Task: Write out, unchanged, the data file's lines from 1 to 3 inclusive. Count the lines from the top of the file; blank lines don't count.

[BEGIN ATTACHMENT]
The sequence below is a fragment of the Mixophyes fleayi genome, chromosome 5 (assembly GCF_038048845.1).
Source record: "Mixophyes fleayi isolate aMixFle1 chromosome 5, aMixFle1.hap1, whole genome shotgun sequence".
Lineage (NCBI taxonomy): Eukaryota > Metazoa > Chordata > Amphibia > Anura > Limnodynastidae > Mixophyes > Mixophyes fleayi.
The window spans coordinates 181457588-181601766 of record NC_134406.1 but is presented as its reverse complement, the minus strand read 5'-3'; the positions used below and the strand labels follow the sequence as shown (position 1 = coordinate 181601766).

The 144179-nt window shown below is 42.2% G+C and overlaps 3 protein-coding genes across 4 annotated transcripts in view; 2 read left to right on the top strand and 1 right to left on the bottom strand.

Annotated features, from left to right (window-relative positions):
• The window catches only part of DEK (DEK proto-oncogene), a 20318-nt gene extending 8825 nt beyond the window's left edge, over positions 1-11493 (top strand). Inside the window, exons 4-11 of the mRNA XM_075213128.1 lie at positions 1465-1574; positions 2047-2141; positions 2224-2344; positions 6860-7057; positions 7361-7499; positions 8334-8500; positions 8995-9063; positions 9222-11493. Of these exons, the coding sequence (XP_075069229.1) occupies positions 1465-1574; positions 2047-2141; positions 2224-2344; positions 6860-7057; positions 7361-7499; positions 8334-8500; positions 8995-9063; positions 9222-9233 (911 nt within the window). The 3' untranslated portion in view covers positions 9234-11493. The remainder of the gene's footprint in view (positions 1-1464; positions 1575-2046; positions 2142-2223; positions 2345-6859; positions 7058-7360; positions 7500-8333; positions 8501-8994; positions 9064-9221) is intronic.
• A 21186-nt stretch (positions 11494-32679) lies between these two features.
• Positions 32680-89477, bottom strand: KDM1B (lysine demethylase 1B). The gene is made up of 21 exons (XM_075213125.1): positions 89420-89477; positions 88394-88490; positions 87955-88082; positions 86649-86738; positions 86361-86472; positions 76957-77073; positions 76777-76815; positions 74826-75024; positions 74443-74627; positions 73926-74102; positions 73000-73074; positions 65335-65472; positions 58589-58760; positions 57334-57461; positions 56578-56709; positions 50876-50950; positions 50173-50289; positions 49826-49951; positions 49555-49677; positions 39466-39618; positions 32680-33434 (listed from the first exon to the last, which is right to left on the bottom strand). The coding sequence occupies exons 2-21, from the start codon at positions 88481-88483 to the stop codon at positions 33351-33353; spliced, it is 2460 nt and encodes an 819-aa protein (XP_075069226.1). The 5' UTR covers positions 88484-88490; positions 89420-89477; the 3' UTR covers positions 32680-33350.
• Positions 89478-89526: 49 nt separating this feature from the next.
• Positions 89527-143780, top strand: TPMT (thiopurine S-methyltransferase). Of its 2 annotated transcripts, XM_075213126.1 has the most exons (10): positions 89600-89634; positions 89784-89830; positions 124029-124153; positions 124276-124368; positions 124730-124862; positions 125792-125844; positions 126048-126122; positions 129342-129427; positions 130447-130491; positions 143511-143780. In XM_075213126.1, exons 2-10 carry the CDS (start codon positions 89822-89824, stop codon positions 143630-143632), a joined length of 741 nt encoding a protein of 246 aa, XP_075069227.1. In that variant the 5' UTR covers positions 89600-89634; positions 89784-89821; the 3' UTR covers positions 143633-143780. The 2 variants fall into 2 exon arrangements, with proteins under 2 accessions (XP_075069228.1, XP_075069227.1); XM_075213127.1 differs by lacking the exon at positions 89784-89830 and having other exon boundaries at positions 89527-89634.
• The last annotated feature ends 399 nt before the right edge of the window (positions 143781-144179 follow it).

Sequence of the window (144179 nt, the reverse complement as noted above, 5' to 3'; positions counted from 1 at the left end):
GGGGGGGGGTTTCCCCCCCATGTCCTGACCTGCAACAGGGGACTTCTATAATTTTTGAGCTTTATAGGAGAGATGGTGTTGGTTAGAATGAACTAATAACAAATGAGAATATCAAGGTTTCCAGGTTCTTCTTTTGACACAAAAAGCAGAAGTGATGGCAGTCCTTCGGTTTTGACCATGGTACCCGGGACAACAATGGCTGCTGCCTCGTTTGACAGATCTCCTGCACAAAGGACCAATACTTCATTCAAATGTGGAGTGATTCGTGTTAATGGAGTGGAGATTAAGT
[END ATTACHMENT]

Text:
The sequence below is a fragment of the Mixophyes fleayi genome, chromosome 5 (assembly GCF_038048845.1).
Source record: "Mixophyes fleayi isolate aMixFle1 chromosome 5, aMixFle1.hap1, whole genome shotgun sequence".
Lineage (NCBI taxonomy): Eukaryota > Metazoa > Chordata > Amphibia > Anura > Limnodynastidae > Mixophyes > Mixophyes fleayi.